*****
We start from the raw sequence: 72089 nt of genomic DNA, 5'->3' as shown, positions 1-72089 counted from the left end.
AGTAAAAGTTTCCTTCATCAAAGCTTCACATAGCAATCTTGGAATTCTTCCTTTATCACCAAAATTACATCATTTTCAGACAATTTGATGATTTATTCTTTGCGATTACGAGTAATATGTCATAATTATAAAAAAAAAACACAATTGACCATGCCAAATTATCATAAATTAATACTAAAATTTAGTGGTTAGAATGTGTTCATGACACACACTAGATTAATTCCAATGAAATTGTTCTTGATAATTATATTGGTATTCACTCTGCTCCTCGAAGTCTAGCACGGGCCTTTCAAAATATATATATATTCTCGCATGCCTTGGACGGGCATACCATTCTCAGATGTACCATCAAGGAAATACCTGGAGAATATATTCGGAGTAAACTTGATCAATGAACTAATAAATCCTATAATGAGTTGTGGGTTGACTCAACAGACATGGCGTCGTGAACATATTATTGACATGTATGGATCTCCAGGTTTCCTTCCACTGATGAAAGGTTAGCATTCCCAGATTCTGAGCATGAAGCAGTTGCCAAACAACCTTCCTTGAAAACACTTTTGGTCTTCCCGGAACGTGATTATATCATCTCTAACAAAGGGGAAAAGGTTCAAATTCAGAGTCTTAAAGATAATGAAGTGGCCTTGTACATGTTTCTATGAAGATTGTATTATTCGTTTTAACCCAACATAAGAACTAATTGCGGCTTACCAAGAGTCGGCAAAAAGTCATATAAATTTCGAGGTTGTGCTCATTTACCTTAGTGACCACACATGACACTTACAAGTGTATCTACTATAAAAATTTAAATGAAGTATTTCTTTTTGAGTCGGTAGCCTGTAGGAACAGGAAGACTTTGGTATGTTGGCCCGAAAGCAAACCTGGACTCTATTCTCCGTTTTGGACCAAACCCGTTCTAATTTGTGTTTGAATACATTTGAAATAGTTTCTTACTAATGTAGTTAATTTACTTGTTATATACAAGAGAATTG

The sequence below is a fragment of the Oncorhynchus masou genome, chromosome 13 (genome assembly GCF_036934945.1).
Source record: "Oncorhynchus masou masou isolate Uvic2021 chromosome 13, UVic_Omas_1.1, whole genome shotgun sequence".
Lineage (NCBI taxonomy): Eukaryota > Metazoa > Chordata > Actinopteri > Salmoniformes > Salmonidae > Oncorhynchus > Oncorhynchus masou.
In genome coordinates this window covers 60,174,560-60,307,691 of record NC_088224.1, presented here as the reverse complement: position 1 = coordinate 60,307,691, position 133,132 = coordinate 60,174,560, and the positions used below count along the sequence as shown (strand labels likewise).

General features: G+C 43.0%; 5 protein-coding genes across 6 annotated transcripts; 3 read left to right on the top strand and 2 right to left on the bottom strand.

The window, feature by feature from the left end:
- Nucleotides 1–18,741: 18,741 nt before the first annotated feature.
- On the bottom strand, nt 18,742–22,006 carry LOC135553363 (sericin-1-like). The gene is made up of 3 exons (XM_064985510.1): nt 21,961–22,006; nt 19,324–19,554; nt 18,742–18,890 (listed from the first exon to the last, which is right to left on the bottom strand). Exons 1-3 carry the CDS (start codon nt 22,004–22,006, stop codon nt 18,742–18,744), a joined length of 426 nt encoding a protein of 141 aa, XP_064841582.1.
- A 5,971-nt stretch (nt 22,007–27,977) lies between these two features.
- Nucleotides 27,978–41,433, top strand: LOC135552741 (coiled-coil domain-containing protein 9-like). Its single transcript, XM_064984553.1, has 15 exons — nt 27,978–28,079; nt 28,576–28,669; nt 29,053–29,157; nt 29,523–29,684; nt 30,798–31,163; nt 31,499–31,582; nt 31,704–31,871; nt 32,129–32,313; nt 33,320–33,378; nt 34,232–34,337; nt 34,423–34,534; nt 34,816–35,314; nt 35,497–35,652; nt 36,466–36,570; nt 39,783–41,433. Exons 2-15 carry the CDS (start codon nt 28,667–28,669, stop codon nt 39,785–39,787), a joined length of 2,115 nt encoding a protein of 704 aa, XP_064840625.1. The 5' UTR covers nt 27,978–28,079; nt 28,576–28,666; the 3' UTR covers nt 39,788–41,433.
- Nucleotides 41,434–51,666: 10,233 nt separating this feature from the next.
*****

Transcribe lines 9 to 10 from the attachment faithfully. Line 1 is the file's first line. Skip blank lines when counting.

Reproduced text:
- Nucleotides 1–18,741: 18,741 nt before the first annotated feature.
- On the bottom strand, nt 18,742–22,006 carry LOC135553363 (sericin-1-like). The gene is made up of 3 exons (XM_064985510.1): nt 21,961–22,006; nt 19,324–19,554; nt 18,742–18,890 (listed from the first exon to the last, which is right to left on the bottom strand). Exons 1-3 carry the CDS (start codon nt 22,004–22,006, stop codon nt 18,742–18,744), a joined length of 426 nt encoding a protein of 141 aa, XP_064841582.1.